As she stands in Central Park, reflecting on the past, it’s hard not to think of Fairstein’s connection to the so-called Central Park Five — and not just because of the location. In both cases, the victim is a white woman: Levin and then, later, Trisha Meili. And, yes, in both cases, Fairstein is on the side of the women. Still, in the case of the Central Park Five, five men lost years of their lives to prison and Fairstein was to blame.
The former assistant D.A., however, disagrees. After the premiere of When They See Us, Fairstein stood by her previous work, penning an opinion piece in the Wall Street Journal. She takes aim at DuVernay’s miniseries in the piece, claiming that it both defamed her and misrepresented the innocence of the five teens. According to Fairstein, they may not have raped Meili, but they did commit other crimes during what she describes as a riot; she writes that more than 30 rioters injured more eight people, not just the jogger. While Fairstein agrees the men should be cleared of the rape, she says that their other alleged crimes should not be vacated.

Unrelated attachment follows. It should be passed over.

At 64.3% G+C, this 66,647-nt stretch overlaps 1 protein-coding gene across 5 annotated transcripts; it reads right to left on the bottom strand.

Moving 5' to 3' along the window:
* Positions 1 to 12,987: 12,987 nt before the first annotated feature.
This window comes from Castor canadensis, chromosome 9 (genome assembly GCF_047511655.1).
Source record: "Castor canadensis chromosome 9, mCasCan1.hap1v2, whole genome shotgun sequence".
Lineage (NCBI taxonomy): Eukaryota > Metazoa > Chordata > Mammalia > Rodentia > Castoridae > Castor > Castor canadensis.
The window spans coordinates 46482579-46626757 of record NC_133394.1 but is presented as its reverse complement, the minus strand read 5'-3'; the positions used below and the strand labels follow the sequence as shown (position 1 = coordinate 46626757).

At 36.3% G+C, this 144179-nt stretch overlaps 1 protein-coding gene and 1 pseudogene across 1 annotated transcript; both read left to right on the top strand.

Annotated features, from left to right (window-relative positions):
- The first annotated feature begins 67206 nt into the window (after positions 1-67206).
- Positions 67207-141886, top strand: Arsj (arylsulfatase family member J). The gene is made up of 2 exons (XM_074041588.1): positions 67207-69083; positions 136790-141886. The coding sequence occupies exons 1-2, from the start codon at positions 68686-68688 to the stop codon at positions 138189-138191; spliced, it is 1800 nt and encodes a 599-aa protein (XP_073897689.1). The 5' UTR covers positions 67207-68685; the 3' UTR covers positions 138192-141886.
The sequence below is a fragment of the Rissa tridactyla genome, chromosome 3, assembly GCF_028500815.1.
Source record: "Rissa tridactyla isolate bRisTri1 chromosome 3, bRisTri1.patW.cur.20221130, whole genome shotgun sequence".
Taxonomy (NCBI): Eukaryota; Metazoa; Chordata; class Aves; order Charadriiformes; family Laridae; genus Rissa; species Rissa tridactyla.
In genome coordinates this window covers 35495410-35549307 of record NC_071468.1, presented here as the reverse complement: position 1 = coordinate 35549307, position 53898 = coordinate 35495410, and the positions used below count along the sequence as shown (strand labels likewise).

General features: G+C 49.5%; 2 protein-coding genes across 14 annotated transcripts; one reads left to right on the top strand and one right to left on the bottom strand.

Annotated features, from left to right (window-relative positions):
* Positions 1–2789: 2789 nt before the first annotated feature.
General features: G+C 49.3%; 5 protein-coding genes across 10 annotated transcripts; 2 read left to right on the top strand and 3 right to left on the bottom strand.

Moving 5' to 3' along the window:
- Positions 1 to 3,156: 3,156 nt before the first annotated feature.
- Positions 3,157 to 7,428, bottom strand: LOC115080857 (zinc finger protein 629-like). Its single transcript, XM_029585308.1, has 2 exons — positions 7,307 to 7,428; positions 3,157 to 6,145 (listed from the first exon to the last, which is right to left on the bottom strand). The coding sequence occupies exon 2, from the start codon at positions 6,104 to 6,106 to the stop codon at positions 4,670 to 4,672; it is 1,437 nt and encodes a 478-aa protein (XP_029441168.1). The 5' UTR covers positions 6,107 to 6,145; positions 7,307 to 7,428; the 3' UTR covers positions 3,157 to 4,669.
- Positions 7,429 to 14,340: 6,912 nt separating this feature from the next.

Their alleged crimes aside, the treatment of the Five and Chambers was vastly different. Chambers was babied, while the Central Park Five — due to their status and the color of their skin — were treated with a far rougher hand. Now-President Donald Trump even took out newspaper ads calling for New York to adopt the death penalty after the jogger attack. While Trump was riling up the public about teen boys being put to death, Chambers was allowed to spend the night with his family before going to prison — and he was escorted there in a bulletproof vest. And while Five were exonerated after already serving years in prison, Chambers spent the maximum of 15 years behind bars (no good behavior on his part), and went back on drug charges in 2008; he will be locked up until 2024.
Taken side by side with the Central Park Five case, The Preppy Murder is frustrating — and not just because of the case itself. Fairstein is not a clear hero or villain, to be sure, but her involvement in these two cases throws into sharp relief the difference between how people of color and whites are treated when it comes to crime. As reporter Magee Hickey recalls in the docuseries, “There would be four or five murders a day in other parts of the city and we would always say, ‘Oh, that’s a drug murder; that one you don’t pay attention to. But if something happened in Central Park to a white person in the 1980s everyone pays attention to it.” It’s an eerie foreshadowing of what was to come — and an apt description of the hypocrisy that still holds media and the legal system in its thrall.